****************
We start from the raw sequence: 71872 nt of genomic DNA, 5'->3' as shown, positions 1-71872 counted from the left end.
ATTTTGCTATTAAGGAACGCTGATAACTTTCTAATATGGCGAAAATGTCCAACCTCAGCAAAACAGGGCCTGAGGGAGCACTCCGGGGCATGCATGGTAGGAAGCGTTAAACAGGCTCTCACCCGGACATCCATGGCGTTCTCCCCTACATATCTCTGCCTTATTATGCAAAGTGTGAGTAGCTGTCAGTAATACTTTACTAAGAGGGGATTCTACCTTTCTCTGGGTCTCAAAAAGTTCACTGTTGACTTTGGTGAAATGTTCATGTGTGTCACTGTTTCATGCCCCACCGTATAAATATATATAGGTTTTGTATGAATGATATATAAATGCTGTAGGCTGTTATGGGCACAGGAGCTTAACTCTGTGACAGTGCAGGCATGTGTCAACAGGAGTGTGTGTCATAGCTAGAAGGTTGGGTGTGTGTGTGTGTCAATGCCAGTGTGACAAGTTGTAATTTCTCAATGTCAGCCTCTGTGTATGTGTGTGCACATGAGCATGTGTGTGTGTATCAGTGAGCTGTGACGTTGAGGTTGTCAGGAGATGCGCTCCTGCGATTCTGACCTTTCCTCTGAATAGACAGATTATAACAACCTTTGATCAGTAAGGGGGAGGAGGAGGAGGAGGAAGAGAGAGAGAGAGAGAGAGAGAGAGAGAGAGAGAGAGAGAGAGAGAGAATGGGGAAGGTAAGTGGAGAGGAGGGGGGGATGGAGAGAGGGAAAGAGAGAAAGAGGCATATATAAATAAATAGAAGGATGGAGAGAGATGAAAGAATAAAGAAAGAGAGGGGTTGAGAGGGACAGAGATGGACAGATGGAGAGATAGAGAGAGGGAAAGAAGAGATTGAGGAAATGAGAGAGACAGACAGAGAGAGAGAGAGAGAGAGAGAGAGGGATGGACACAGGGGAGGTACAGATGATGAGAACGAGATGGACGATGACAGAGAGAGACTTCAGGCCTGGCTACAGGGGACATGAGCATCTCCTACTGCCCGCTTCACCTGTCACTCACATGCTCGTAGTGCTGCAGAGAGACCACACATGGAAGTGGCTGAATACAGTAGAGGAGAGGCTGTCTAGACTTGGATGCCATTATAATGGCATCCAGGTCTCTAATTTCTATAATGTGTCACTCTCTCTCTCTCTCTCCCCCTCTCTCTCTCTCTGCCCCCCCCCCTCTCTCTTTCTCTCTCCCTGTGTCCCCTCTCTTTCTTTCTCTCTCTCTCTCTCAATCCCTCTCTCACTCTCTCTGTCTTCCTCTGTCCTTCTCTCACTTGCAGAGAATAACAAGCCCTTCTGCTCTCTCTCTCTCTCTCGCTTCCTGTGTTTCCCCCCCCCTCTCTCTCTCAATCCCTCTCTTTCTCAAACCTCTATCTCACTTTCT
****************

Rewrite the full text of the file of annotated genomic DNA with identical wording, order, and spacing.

We start from the raw sequence: 71872 nt of genomic DNA, 5'->3' as shown, positions 1-71872 counted from the left end.
ATTTTGCTATTAAGGAACGCTGATAACTTTCTAATATGGCGAAAATGTCCAACCTCAGCAAAACAGGGCCTGAGGGAGCACTCCGGGGCATGCATGGTAGGAAGCGTTAAACAGGCTCTCACCCGGACATCCATGGCGTTCTCCCCTACATATCTCTGCCTTATTATGCAAAGTGTGAGTAGCTGTCAGTAATACTTTACTAAGAGGGGATTCTACCTTTCTCTGGGTCTCAAAAAGTTCACTGTTGACTTTGGTGAAATGTTCATGTGTGTCACTGTTTCATGCCCCACCGTATAAATATATATAGGTTTTGTATGAATGATATATAAATGCTGTAGGCTGTTATGGGCACAGGAGCTTAACTCTGTGACAGTGCAGGCATGTGTCAACAGGAGTGTGTGTCATAGCTAGAAGGTTGGGTGTGTGTGTGTGTCAATGCCAGTGTGACAAGTTGTAATTTCTCAATGTCAGCCTCTGTGTATGTGTGTGCACATGAGCATGTGTGTGTGTATCAGTGAGCTGTGACGTTGAGGTTGTCAGGAGATGCGCTCCTGCGATTCTGACCTTTCCTCTGAATAGACAGATTATAACAACCTTTGATCAGTAAGGGGGAGGAGGAGGAGGAGGAAGAGAGAGAGAGAGAGAGAGAGAGAGAGAGAGAGAGAGAGAGAGAGAGAATGGGGAAGGTAAGTGGAGAGGAGGGGGGGATGGAGAGAGGGAAAGAGAGAAAGAGGCATATATAAATAAATAGAAGGATGGAGAGAGATGAAAGAATAAAGAAAGAGAGGGGTTGAGAGGGACAGAGATGGACAGATGGAGAGATAGAGAGAGGGAAAGAAGAGATTGAGGAAATGAGAGAGACAGACAGAGAGAGAGAGAGAGAGAGAGAGAGGGATGGACACAGGGGAGGTACAGATGATGAGAACGAGATGGACGATGACAGAGAGAGACTTCAGGCCTGGCTACAGGGGACATGAGCATCTCCTACTGCCCGCTTCACCTGTCACTCACATGCTCGTAGTGCTGCAGAGAGACCACACATGGAAGTGGCTGAATACAGTAGAGGAGAGGCTGTCTAGACTTGGATGCCATTATAATGGCATCCAGGTCTCTAATTTCTATAATGTGTCACTCTCTCTCTCTCTCTCCCCCTCTCTCTCTCTCTGCCCCCCCCCCTCTCTCTTTCTCTCTCCCTGTGTCCCCTCTCTTTCTTTCTCTCTCTCTCTCTCAATCCCTCTCTCACTCTCTCTGTCTTCCTCTGTCCTTCTCTCACTTGCAGAGAATAACAAGCCCTTCTGCTCTCTCTCTCTCTCTCGCTTCCTGTGTTTCCCCCCCCCTCTCTCTCTCAATCCCTCTCTTTCTCAAACCTCTATCTCACTTTCT